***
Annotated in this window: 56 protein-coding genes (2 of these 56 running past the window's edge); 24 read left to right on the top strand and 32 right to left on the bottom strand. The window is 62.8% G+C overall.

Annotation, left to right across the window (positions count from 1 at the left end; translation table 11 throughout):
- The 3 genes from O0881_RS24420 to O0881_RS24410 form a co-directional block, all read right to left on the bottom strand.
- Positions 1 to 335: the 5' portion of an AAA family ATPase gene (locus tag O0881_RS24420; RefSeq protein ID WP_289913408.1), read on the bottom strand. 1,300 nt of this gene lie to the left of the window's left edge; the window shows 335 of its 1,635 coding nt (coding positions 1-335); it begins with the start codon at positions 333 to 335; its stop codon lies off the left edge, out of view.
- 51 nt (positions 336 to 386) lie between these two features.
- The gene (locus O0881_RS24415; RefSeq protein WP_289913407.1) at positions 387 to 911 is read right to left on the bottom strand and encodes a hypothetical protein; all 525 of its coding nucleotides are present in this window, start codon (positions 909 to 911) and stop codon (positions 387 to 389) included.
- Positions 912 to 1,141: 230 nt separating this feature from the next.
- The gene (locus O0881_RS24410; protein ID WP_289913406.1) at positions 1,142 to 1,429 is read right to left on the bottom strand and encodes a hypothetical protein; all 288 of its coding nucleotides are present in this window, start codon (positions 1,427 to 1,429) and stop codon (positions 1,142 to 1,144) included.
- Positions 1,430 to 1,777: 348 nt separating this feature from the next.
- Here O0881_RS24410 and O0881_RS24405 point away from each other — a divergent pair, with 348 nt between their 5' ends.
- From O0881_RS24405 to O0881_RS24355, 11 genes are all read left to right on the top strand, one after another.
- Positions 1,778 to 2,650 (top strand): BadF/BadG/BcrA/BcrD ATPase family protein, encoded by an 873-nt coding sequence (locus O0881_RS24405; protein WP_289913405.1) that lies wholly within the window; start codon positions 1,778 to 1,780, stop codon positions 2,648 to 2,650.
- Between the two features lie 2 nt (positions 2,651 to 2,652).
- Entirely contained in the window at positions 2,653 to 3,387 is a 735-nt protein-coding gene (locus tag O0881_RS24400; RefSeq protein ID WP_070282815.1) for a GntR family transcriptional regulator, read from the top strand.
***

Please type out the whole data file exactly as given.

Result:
Annotated in this window: 56 protein-coding genes (2 of these 56 running past the window's edge); 24 read left to right on the top strand and 32 right to left on the bottom strand. The window is 62.8% G+C overall.

Annotation, left to right across the window (positions count from 1 at the left end; translation table 11 throughout):
- The 3 genes from O0881_RS24420 to O0881_RS24410 form a co-directional block, all read right to left on the bottom strand.
- Positions 1 to 335: the 5' portion of an AAA family ATPase gene (locus tag O0881_RS24420; RefSeq protein ID WP_289913408.1), read on the bottom strand. 1,300 nt of this gene lie to the left of the window's left edge; the window shows 335 of its 1,635 coding nt (coding positions 1-335); it begins with the start codon at positions 333 to 335; its stop codon lies off the left edge, out of view.
- 51 nt (positions 336 to 386) lie between these two features.
- The gene (locus O0881_RS24415; RefSeq protein WP_289913407.1) at positions 387 to 911 is read right to left on the bottom strand and encodes a hypothetical protein; all 525 of its coding nucleotides are present in this window, start codon (positions 909 to 911) and stop codon (positions 387 to 389) included.
- Positions 912 to 1,141: 230 nt separating this feature from the next.
- The gene (locus O0881_RS24410; protein ID WP_289913406.1) at positions 1,142 to 1,429 is read right to left on the bottom strand and encodes a hypothetical protein; all 288 of its coding nucleotides are present in this window, start codon (positions 1,427 to 1,429) and stop codon (positions 1,142 to 1,144) included.
- Positions 1,430 to 1,777: 348 nt separating this feature from the next.
- Here O0881_RS24410 and O0881_RS24405 point away from each other — a divergent pair, with 348 nt between their 5' ends.
- From O0881_RS24405 to O0881_RS24355, 11 genes are all read left to right on the top strand, one after another.
- Positions 1,778 to 2,650 (top strand): BadF/BadG/BcrA/BcrD ATPase family protein, encoded by an 873-nt coding sequence (locus O0881_RS24405; protein WP_289913405.1) that lies wholly within the window; start codon positions 1,778 to 1,780, stop codon positions 2,648 to 2,650.
- Between the two features lie 2 nt (positions 2,651 to 2,652).
- Entirely contained in the window at positions 2,653 to 3,387 is a 735-nt protein-coding gene (locus tag O0881_RS24400; RefSeq protein ID WP_070282815.1) for a GntR family transcriptional regulator, read from the top strand.